Regression

25 Jan

It’s not been a great January so far. The weather has meant two separate days when we’ve woken up to an announcement of no school, and that has played havoc with M’s routine. She has a new class teacher and a new head teacher, both of whom she seems to actively like, but the ripples from the pebbles that have been thrown in her emotional pond have been far-reaching.

The instances of shouting, screaming and hitting out have increased substantially – and bearing in mind December and the run-up to Christmas were no picnic – this is not insignificant. M has resorted to baby talk, increased use of her dummy (soother) when at home, as well as her cuddly toys and sensory items like her weighted blanket and her fleece blankets. She is always clingy to me but this has also increased, to the point I sometimes I feel I am in danger of suffocating under the weight of her need for me.

I guess I didn’t help matters by “abandoning” her for an overnight stay in Glasgow when I drove E back to university on the day of my birthday. I had a fantastic weekend, including a cinema trip and some shopping time, as well as the pleasure of one to one time with my eldest child. I have been paying for it with heartfelt comments and tears ever since.

M’s termly review meeting was last week and it was a good chance to let the staff know just how bad things had been at home. There is a new SfL (Support for Learning) teacher who comes in once a week and seems to know her stuff; she suggested several ways to try and improve things for M, all of which we will be putting into practice. One of them includes re-connecting with SaLT and making M a visual timetable for her entire week, in colour, that she can keep with her in an aid to lessen anxiety, along with a plan to sign the whole school. As language is the first thing to disappear when M is overwrought, the idea is to bring even a small measure of comfort by giving her the most access to converse as they can, and of course it means that there is more of a level playing field for any other children who may struggle, now or in the future.

As well as M, we discussed B, her brother, who is struggling himself. He can’t seem to let go of the fact that fate has given him a sibling with autism and he needs to make allowances. He is quite an angry wee man and there are more plans in place now to help him deal with his emotions around all this.

Coupled with R’s increasing anxiety about his forthcoming pre-lims and some very real concerns about his twin’s health (more of that another time) this isn’t a month I shall be sorry to see the back of.

Not everything is bad news; I am enjoying escaping to write some more of my book, and have also been happily connecting with more writers on twitter and other social media, finding out that the peculiarities I have thought personal to me are perhaps more of a widespread curse on writers in general and maybe I’m not actually going totally mad.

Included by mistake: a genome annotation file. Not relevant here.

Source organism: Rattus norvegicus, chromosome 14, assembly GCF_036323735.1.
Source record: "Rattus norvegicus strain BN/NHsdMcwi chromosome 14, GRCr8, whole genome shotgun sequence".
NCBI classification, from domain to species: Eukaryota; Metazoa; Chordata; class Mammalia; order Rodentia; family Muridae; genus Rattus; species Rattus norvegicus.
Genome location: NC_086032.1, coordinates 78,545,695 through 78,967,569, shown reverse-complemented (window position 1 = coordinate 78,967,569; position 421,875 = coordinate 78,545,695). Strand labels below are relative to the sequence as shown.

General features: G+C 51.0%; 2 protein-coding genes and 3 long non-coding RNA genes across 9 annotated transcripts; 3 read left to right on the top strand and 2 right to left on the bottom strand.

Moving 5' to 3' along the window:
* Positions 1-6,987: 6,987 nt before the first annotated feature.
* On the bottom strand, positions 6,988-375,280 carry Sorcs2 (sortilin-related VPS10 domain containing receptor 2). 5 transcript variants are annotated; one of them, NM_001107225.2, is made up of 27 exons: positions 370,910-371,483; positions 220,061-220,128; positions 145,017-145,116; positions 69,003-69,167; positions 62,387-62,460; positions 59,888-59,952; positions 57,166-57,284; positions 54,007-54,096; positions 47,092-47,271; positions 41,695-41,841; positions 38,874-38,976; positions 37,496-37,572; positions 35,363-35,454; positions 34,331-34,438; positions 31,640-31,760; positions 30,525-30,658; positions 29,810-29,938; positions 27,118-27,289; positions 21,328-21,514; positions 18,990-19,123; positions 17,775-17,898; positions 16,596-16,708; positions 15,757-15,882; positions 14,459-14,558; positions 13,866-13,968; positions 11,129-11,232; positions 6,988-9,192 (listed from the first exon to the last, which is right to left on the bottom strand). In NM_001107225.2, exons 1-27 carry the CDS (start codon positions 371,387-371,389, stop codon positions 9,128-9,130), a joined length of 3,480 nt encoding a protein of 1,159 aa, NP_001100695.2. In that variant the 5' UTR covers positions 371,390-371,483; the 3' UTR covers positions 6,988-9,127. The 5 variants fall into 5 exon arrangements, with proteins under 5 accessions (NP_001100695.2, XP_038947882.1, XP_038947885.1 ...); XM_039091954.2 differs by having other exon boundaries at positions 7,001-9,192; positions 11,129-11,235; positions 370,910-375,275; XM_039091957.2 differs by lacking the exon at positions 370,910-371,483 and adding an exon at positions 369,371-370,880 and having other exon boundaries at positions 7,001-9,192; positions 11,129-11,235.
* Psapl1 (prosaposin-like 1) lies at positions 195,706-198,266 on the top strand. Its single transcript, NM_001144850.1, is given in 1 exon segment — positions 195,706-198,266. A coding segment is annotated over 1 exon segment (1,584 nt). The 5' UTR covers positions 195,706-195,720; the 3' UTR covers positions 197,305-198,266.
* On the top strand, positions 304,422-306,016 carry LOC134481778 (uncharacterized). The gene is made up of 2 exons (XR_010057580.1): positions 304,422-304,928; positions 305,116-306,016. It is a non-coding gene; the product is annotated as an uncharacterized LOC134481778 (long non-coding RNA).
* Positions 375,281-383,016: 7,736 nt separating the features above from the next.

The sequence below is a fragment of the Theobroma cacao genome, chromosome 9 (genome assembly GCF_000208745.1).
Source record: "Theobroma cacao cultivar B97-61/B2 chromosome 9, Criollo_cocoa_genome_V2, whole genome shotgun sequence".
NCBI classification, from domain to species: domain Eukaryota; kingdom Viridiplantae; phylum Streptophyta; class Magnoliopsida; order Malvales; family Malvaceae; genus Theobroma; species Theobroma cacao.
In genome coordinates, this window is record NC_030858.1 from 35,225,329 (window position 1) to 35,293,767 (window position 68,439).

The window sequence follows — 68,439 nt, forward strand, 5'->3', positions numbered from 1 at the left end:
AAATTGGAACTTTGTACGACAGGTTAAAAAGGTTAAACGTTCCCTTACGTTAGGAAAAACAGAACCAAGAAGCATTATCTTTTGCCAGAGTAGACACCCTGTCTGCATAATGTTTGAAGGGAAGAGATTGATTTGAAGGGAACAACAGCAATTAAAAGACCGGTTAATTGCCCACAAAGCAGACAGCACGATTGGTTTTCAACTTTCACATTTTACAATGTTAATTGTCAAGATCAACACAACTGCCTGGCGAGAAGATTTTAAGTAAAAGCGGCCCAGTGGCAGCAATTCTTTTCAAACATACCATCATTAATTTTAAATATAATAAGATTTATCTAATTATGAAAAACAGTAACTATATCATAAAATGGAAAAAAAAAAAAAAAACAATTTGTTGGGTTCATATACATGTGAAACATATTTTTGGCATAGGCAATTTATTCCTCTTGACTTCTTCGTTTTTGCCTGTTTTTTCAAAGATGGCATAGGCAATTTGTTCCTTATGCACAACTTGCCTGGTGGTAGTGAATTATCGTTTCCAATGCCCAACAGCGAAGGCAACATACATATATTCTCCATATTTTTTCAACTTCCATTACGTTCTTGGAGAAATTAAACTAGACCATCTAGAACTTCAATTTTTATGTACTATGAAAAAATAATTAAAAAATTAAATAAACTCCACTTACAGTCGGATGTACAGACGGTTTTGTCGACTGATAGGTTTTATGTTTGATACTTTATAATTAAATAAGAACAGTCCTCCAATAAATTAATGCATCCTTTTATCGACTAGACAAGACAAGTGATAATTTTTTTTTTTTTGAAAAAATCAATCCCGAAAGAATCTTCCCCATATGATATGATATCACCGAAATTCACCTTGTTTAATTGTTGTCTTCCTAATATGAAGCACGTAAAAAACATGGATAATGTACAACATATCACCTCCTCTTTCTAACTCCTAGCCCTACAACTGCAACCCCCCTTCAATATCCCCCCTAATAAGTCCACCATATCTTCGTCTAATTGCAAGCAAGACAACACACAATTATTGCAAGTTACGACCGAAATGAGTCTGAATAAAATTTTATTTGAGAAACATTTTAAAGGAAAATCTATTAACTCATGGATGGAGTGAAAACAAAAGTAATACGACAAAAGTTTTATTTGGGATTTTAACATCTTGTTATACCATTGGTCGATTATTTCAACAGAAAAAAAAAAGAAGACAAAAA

And the days are finally getting longer! It is such a relief to look out of the window at 4 pm and to still see the beach.

Here’s a little picture of M on Christmas Day.

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7 Responses to “Regression”

  1. aviets January 25, 2015 at 6:55 pm #

    It’s so hard to hold everything together as the main caregiver, but it sounds like you’re doing the best possible job of it. It’s great that you were able to get away for a bit, even though there were repurcussions on your return. Hang in there!

    • ouremuk66 January 27, 2015 at 1:45 pm #

      I needed that break, even for the one night. I’m hanging by a thread but I am hanging 🙂

  2. mummyshambles January 26, 2015 at 3:47 pm #

    Similar story here, as you know. Little man woke up later today and was in a good mood then it deteriorated very quickly. No work done and a lot of rolling about on the floor (and that’s just me lol) and ‘NO’s We just have to keep plodding on my dear. Loves you. xXx

    • ouremuk66 January 27, 2015 at 1:46 pm #

      It’s the screaming that tears at me, I can’t bear to think how she must be feeling as it rips me apart. It will get better. Loves you too x x

      • mummyshambles January 27, 2015 at 4:50 pm #

        I know…it’s so hard to see your kids struggling. 😦 xXx

  3. stellabranch January 26, 2015 at 5:54 pm #

    It’s hard enough for most kids to adjust to the changes in routine over the Chritmas period, so I can hardly imagine how hard it is to cope with a child who thrives on routine. I’m glad you had a little quality time with one of your other children. they all need that, so it must be hard on your son. No easy solutions, you seem to be coping very well.

    • ouremuk66 January 27, 2015 at 1:47 pm #

      That’s just it Stella, it impacts all of us, and there have been so many changes to deal with. I feel so sorry for all my kids as it’s hard sharing your mum even without any additional needs issues, but hopefully it will make them all loving and compassionate adults. x

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